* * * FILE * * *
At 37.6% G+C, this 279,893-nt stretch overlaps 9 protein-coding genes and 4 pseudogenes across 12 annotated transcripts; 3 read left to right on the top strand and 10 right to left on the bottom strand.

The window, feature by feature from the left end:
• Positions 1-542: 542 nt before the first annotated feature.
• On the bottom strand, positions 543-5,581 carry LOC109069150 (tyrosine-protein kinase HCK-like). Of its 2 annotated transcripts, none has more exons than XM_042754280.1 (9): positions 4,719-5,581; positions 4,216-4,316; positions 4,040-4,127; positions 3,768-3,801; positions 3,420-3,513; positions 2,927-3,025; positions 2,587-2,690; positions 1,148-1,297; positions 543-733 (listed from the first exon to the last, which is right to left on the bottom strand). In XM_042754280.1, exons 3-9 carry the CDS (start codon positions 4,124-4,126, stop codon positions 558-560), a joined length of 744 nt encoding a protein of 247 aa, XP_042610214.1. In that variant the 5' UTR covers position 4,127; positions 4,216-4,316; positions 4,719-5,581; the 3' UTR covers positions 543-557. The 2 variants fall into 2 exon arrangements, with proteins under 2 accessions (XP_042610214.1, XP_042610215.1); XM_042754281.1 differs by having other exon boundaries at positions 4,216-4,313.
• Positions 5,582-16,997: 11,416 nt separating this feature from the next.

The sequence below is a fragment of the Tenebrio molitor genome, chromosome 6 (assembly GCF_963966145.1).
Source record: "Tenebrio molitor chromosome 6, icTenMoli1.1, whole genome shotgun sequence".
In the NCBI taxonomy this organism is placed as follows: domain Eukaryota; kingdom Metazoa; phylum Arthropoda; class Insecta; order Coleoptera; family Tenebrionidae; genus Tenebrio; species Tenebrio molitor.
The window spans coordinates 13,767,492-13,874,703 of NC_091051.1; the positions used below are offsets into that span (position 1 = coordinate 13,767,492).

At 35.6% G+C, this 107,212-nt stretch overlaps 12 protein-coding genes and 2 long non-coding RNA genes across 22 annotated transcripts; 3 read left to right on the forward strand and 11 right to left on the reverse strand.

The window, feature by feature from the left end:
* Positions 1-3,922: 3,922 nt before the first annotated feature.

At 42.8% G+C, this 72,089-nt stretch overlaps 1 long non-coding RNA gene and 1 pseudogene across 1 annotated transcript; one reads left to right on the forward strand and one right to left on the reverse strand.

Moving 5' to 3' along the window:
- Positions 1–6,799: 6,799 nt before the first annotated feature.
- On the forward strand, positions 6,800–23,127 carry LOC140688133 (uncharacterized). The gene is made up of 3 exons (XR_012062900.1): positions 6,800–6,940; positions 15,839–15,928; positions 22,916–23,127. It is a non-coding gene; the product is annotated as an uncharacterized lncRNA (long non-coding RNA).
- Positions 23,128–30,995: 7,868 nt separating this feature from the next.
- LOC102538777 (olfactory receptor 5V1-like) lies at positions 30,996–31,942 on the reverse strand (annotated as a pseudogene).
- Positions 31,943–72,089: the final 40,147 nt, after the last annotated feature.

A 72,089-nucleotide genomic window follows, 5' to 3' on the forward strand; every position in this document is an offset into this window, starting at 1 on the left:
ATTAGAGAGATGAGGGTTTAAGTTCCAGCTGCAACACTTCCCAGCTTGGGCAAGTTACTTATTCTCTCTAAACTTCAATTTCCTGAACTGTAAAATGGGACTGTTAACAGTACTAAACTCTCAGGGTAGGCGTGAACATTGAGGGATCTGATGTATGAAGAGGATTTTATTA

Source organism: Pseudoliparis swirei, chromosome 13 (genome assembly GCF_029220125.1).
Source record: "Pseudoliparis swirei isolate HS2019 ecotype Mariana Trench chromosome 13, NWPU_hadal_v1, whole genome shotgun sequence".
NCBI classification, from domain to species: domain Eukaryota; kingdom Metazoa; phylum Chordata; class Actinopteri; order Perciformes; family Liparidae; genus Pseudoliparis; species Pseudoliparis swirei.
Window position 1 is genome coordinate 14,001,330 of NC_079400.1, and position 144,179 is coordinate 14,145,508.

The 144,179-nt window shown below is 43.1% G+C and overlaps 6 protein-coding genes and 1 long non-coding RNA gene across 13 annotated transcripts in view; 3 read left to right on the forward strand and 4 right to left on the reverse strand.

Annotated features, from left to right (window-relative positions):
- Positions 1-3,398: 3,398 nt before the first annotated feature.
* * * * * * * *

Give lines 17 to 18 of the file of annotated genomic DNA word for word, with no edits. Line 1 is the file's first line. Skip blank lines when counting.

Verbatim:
- Positions 23,128–30,995: 7,868 nt separating this feature from the next.
- LOC102538777 (olfactory receptor 5V1-like) lies at positions 30,996–31,942 on the reverse strand (annotated as a pseudogene).